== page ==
Kevin Earl, University of New Haven

The issue of what to do about the legality of drug manufacturing, trade, and use has been subjected to long-standing debate. During the 1900s, nations worldwide supported the idea of prohibition, or at least inhibition, of drugs (Bewley-Taylor, 2003; Brownstein, 2016; Inciardi, 2007; Musto, 1991, 1999; Room and Reuter, 2011). There was much discussion, however, about whether drugs should be viewed as a criminal issue or a medical issue. The United States, as well as many nations around the world, had settled on the criminalization of drugs.

On April 4, 2016, the heads of the Department of Health and Human Services, the Drug Enforcement Administration (DEA), and the Office of National Drug Control Policy wrote to Congress, calling for the rescheduling of marijuana down from a schedule 1 substance under the Controlled Substances Act, in order to provide greater availability for research (Brownstein, 2016). This has not occurred, and the DEA has maintained its long-standing stance that marijuana should be a schedule 1 substance. However, this debate continues as different organizations, like the American Legion veterans group, continues to push for the removal of marijuana from its schedule 1 classification (Ingraham, 2016). The issue of drug status regarding legality, availability, manufacturing, sales, and use continues to be a contested because there is much fear associated with the use of drugs. Fear of addiction and violence continue to drive the debate (Jacques et al., 2016; MacCoun and Reuter, 2001). Jacques, Rosenfield, Wright, and van Gemert (2016) utilize empirical research to shed some light on the issue from a safety point of view.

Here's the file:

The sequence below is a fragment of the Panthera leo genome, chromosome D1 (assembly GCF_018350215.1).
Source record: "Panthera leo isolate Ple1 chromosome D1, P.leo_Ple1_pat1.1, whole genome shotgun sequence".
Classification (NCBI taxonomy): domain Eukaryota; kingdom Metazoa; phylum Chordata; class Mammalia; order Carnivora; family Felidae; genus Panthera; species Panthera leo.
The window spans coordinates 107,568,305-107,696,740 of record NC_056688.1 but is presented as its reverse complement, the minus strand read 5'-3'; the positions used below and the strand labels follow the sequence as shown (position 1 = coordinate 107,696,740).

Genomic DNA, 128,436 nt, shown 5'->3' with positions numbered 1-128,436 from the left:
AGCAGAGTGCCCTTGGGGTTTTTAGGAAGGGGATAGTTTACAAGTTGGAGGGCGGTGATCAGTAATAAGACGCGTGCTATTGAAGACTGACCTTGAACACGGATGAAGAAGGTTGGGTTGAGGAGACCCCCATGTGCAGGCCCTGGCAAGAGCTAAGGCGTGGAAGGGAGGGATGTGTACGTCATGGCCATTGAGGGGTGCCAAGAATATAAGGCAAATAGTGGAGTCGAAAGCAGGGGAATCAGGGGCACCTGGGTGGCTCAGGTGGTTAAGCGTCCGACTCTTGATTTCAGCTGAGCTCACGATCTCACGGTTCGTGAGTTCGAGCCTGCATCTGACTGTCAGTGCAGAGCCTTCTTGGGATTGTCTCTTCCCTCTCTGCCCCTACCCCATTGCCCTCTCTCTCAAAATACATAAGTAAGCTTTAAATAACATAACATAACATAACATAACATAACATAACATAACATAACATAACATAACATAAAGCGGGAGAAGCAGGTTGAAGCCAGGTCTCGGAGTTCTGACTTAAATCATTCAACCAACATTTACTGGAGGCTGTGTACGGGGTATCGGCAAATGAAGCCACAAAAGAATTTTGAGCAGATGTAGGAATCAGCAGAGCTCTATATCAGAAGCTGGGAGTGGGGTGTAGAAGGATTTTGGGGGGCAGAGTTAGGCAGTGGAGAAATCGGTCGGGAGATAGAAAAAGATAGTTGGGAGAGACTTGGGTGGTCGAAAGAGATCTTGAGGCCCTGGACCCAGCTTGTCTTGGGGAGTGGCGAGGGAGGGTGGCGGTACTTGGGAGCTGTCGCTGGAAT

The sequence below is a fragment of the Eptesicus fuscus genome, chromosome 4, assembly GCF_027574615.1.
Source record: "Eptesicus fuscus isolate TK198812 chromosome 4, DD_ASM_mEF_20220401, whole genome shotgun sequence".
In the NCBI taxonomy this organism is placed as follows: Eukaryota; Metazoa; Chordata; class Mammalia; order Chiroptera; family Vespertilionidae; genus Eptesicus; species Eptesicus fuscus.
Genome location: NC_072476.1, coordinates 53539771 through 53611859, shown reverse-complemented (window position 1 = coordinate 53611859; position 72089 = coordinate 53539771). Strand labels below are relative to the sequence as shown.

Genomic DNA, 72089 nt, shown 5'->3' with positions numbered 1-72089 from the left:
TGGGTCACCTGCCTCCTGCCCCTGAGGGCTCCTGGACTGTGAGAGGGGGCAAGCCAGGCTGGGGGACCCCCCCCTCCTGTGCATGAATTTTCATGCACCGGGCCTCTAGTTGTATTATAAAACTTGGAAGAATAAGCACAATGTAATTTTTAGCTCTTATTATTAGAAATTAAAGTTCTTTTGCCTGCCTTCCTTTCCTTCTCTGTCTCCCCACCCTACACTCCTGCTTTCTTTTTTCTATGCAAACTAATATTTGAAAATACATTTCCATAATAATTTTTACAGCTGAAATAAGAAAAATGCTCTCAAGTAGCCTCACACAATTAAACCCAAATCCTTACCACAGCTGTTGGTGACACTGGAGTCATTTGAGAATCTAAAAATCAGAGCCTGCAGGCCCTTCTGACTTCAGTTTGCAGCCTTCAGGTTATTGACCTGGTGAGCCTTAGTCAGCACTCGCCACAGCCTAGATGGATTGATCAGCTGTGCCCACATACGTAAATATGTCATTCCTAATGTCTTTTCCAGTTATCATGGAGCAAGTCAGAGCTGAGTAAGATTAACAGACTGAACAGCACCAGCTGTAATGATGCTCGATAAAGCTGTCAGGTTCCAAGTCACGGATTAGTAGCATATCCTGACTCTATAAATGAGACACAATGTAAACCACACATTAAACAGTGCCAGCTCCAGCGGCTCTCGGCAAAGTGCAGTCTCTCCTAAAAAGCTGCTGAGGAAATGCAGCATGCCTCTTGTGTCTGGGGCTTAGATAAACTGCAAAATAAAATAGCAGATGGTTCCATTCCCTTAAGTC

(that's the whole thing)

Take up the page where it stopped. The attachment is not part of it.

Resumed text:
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Prioritizing Untested Sexual Assault Kits by Victim–Offender Relationship

Prioritizing Untested Sexual Assault Kits

Jiaqi Lu, University of New Haven